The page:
The ProviderFactory contains, among others, methods returning: icon, name, description, and configuration widget for that particular provider type. The configuration widget is of type ProviderConfigWidget, which is an interface with one method: config(), returning a QVariantMap populated with values set by user. The returned QVariantMap is in turn used by another method of ProviderFactory, createProvider( const QVariantMap &config ).

Provider creation sequence diagram
Provider creation sequence diagram

I've also extended StatSyncing::Provider with two methods: ProviderConfigWidget *configWidget(), which returns a configuration widget for this provider instance, if any; and bool isConfigurable(), which returns true if provider is configurable. The reason for this is to enable reconfiguration of importers, and putting it in a base class makes sense (in future it could be used for provider, for instance). The implementer of StatSyncing::Provider is responsible for reconfiguring the provider instance after the configuration is done. The question of how he will know that it's done will be answered later, but reconfiguring can be done in much the same way that initial configuration is done.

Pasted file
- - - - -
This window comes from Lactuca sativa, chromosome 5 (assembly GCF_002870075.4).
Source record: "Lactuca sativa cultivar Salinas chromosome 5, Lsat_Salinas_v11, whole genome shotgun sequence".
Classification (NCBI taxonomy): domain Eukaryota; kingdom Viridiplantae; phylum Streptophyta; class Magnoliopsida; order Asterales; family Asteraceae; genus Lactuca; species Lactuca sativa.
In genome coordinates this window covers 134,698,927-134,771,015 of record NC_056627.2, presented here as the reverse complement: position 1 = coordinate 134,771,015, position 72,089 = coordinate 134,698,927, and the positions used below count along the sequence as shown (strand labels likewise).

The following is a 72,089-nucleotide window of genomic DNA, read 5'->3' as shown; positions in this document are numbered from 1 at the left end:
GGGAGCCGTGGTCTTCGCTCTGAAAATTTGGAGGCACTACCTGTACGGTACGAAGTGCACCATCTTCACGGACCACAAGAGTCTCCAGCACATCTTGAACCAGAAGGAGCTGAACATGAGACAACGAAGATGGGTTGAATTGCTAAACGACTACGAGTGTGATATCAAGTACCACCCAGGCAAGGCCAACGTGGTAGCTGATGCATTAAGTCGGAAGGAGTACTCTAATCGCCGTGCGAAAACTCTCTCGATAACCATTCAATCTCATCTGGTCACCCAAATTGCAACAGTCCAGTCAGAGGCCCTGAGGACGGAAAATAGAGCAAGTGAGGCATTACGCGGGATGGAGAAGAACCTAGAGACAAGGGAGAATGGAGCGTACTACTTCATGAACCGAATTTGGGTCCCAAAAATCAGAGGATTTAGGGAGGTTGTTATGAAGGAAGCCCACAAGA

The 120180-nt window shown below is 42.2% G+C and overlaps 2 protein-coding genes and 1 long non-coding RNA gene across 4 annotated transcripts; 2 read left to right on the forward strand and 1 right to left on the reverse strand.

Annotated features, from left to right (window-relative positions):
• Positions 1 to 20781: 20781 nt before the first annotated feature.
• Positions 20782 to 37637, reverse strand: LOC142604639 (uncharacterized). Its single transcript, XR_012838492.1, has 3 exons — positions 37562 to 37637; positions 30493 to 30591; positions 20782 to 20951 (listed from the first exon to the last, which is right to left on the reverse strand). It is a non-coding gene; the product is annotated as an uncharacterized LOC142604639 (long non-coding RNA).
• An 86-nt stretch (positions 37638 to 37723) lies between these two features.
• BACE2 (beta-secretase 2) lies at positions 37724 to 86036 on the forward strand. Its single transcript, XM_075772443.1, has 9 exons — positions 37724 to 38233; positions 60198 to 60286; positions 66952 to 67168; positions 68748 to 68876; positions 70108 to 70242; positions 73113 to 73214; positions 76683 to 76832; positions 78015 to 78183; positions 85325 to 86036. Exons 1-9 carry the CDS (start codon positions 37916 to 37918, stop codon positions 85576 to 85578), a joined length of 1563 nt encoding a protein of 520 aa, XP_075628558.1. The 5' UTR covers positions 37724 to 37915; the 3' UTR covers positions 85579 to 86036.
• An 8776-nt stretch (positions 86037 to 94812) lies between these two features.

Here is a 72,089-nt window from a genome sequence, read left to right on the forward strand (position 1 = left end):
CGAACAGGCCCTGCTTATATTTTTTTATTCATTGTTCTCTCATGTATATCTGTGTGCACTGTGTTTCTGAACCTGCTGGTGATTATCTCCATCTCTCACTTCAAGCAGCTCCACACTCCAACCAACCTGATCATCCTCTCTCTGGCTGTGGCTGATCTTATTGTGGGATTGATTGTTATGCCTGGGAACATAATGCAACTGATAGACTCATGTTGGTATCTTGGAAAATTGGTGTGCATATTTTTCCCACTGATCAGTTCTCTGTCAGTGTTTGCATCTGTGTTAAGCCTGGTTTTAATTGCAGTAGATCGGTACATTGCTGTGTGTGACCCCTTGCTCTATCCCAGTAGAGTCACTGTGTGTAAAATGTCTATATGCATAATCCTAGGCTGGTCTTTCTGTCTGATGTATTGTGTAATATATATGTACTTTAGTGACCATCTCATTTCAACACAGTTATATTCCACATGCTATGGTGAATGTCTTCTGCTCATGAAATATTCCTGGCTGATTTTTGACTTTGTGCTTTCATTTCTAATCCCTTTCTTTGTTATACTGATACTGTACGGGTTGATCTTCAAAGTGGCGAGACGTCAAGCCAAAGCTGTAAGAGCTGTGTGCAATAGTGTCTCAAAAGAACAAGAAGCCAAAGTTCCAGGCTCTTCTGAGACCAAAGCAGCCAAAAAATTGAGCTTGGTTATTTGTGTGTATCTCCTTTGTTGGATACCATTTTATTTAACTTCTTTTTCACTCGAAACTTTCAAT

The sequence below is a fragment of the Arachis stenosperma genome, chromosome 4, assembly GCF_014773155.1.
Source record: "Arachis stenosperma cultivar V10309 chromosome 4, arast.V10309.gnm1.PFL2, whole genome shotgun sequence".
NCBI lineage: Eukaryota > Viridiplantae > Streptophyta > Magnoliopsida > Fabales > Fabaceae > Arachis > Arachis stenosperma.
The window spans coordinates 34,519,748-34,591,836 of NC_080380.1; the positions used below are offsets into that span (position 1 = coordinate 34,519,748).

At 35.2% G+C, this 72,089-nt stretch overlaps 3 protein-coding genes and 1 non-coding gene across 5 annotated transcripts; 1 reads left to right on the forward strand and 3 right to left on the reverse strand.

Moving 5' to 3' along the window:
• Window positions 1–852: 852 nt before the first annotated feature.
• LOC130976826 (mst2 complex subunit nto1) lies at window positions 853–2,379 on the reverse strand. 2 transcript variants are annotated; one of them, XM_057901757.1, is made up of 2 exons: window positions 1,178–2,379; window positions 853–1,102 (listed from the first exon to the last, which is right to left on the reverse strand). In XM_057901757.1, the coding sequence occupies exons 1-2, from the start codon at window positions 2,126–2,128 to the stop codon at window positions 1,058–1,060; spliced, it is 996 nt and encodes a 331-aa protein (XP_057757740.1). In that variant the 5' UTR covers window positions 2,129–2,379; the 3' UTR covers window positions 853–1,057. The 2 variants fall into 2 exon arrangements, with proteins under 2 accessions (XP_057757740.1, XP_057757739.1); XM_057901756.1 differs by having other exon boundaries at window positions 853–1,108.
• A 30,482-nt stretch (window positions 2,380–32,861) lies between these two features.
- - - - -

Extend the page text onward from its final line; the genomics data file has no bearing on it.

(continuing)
New buttons, and an added synchronization target
New buttons, and an added synchronization target

As I mentioned, ImporterProvider and ImporterFactory serve to reduce boilerplate. They have some sane defaults which greatly reduce amount of code needed to implement new providers, and I hope to reduce it yet further. For starters, ImporterProvider by default delegates queries for description, icon, configuration widget, to corresponding ImporterFactory. That means many attributes need only be set in the ImporterFactory subclass, and not in the Provider, and it will just work. While the reconfiguration part is not yet programmed in, it will be done automatically by the framework; the same ProviderConfigWidget will be used, prepopulated by ImporterFactory. The factory will then create new provider using the modified config, and transparently swap it with the old provider, immutable-style.

Current status

What works

  • FastForward Provider
  • registering plugins
  • provider creation dialog, complete with creating new provider
  • loading up configuration at startup

What doesn't

  • saving configuration at shutdown
  • reconfiguring provider
  • forgetting provider
  • dialogs being pretty - there's a reason for the lack of configuration dialogs' screenshots
  • FastForward Provider - the tracks are found but displayed as unique, even though the metadata seems identical

Plans for the future

Obviously my schedule is now a bit skewed, as by now I was supposed to finish up FastForward Provider complete with tests, and start implementing iTunes Provider. Right now the plan is to finish up the importers framework, so everything that's needed is usable - doesn't have to be perfect yet. If things will go as I anticipate, implementing iTunes Provider should be a breeze, and creating every subsequent provider even easier.

As always, you can check out my progress on my public Amarok clone. The branch is named gsoc-importers.

Thanks for reading!